Functioning with Tasks, Async, Await and the Core Dispatcher

Hi All,

 This Blog article is written for the explicitly purpose of getting functional with Tasks, Async, Await and the Dispatcher.  It will discuss the basics as well as a few more advanced scenarios.  It is not intended in anyway to provide in depth knowledge on any of these topics, it is purely a How-To in 10 minutes Guide written with minimal technical jargon.  The article does however assume some programming knowledge with C# and Xaml.


What is Async

Async is essentially a method to keep your UI responsive while you have long running tasks that would otherwise clog it up.  You mark methods with this keyword to indicate it contains awaitable functions or tasks.

What is Await

Await is simply a keyword that tells the compiler "I am going to run this function on a different thread, but keep doing your thing for the UI, and when I am done, I want to finish out the code below on the context that I was on when I went to go do this work".

 What are Tasks

Tasks are essentially pieces of code that you delegate to run on a thread determined by the scheduler(essentially means you don't know which thread it will run on).

What is the Core Dispatcher

The Core Dispatcher is essentially a messenger between Tasks running on a thread and the UI thread, allowing you to return to the UI context from a different thread.

The Basics

So lets start off with a basic use case scenario for this.  I want to bind a text block in my UI to something from a server response, or in a deeply nested 2 million line xml file that takes minutes to parse.  What does this look like?


But wait, this is still binding my UI!  What's the deal?  Well in short without getting into the gritty details, you are returning type void, you need to return type Task<t> (where t does not necessarily need to be specified).  It boils down to whether or not the compiler is creating a state machine for you or not.  The problem here is that returning type Task results in a compilation error if you are responding to a button click (button event handlers must return void).  So what do you do?  The following is what I usually do to free up the UI.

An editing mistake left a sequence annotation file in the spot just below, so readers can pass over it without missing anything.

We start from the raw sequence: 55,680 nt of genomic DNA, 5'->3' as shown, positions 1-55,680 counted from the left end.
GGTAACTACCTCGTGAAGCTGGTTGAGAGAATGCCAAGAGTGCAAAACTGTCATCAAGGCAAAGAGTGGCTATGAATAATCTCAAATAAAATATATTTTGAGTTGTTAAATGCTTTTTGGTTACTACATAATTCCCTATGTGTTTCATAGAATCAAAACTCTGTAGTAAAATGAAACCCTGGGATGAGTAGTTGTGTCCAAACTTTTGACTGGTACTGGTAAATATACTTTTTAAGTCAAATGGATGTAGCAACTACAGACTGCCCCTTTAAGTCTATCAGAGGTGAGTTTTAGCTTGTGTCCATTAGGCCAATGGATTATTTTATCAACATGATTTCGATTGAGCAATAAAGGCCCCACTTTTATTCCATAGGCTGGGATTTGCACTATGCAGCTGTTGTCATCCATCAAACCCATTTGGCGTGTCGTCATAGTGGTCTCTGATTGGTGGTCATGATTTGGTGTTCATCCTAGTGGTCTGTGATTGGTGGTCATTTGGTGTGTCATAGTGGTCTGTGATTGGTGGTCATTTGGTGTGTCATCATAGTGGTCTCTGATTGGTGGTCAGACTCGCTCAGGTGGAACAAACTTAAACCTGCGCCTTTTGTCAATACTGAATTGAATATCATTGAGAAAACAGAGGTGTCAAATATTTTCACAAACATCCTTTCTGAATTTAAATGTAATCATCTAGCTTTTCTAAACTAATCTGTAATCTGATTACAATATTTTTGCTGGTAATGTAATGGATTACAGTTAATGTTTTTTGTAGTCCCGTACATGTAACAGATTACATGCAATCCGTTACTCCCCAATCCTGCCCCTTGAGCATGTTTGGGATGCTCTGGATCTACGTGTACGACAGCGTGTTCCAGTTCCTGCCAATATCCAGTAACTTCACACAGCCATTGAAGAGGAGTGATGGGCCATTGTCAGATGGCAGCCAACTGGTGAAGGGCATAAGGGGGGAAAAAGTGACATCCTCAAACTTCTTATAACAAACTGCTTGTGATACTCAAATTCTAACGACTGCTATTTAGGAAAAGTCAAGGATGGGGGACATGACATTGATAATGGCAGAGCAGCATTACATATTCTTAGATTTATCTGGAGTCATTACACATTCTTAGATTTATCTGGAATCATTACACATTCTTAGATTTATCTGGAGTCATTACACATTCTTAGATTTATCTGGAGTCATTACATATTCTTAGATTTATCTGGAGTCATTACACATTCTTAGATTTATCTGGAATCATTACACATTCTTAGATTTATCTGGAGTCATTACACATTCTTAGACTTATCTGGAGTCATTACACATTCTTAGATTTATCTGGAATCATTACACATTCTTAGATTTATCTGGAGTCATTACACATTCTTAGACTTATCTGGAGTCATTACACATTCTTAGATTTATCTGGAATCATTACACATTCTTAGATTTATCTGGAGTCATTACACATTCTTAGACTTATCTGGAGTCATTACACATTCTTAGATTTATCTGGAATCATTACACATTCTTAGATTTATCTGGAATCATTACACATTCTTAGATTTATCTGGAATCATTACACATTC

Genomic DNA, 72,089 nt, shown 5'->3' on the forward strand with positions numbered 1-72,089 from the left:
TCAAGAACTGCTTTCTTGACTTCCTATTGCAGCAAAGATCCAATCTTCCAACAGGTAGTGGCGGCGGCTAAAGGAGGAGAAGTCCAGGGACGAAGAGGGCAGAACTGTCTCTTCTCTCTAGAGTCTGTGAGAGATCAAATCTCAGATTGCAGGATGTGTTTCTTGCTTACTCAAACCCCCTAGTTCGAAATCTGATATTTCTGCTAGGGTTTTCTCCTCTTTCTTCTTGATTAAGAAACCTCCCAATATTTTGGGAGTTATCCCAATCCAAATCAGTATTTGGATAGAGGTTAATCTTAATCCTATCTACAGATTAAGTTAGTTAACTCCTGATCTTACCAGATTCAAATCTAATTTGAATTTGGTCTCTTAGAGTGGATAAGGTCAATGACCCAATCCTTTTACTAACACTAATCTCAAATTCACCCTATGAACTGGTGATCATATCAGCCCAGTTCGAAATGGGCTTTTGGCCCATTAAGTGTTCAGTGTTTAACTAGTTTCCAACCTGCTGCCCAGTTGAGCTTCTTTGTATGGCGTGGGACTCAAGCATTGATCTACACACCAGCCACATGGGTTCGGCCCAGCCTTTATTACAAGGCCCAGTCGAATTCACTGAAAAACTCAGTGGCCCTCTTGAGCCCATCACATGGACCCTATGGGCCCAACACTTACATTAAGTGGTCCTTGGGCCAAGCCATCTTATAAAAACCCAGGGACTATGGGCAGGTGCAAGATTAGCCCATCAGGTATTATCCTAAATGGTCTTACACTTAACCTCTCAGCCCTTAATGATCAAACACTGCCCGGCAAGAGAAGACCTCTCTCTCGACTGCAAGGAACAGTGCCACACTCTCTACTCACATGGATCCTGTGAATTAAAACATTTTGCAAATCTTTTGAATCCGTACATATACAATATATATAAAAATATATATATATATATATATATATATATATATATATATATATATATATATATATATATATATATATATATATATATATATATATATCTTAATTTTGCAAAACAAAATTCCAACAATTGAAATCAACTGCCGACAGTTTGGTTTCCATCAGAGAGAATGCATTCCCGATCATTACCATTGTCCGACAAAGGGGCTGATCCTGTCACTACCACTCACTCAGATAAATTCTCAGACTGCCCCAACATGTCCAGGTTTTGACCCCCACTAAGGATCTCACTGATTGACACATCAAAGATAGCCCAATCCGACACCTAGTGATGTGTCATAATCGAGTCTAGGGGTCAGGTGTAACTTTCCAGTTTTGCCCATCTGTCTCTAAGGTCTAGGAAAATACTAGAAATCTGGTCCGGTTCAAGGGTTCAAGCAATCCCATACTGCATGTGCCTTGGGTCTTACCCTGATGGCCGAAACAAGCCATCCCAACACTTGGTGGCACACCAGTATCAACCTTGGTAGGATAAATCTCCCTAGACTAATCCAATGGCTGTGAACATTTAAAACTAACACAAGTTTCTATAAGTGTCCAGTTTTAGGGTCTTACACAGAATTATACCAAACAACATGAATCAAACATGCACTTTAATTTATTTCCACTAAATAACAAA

When you click the button that is hooked up to DownloadSomething, it initiates the ButtonClick() function, but continues to run and then returns void immediately, no matter how long your ButtonClick() function takes.  This allows your UI to continue being responsive.  String s gets set to whatever is provided, and your TextBlockText is now equal to s and your UI is happy.


Making your own Tasks

Ok, well that is nice and all, but you want to do some long running task that is not built in that is awaitable.  Enter Task.Run(() => {...});  So lets go ahead and show my implementation of provideRealText();

Awesome!  But for some reason, you have to bind your s inside the task...Oh no!  Not Marshaling errors!  Without getting too complex, what is essentially happening is Task.Run(() =>{...}); schedules tasks on the thread pool, and when a thread becomes available, it runs on that thread in that context.  Chances are that it is NOT the UI thread and therefor your NotifyPropertyChanged event is having difficulty finding its way back to the UI to tell it "Hey, I'm different, you best change to match".

Enter the Core Dispatcher

The core dispatcher is essentially a messenger that will take functions back to the UI context to be run there.  So since setting the textblock fires the NotifyPropertyChanged event, which needs to find its way to the UI thread, you need to set the TextBlockText on the UI thread so the event can find its way easily.  This looks like below.

But My Dispatcher, Window, Current Window etc is NULL?!?!?!?

Ah, I like how you separate out your code :).  Unfortunately there is not a globally accessible Dispatcher like in Windows Phone, so to get around this issue, all you have to do is cache your dispatcher while on the UI thread.  What I usually do to get around this is in whatever static class is holding my global app state data I have a static dispatcher and I pass a reference to the dispatcher on app startup.

Below is App State with the Dispatcher

Below is Caching the Dispatcher

Below is using the Dispatcher

 So that concludes this blog post on getting functional with Tasks, Async and Await.  Hopefully that removed all of the complexities and provided a straight forward How-To without concerning itself with anything else.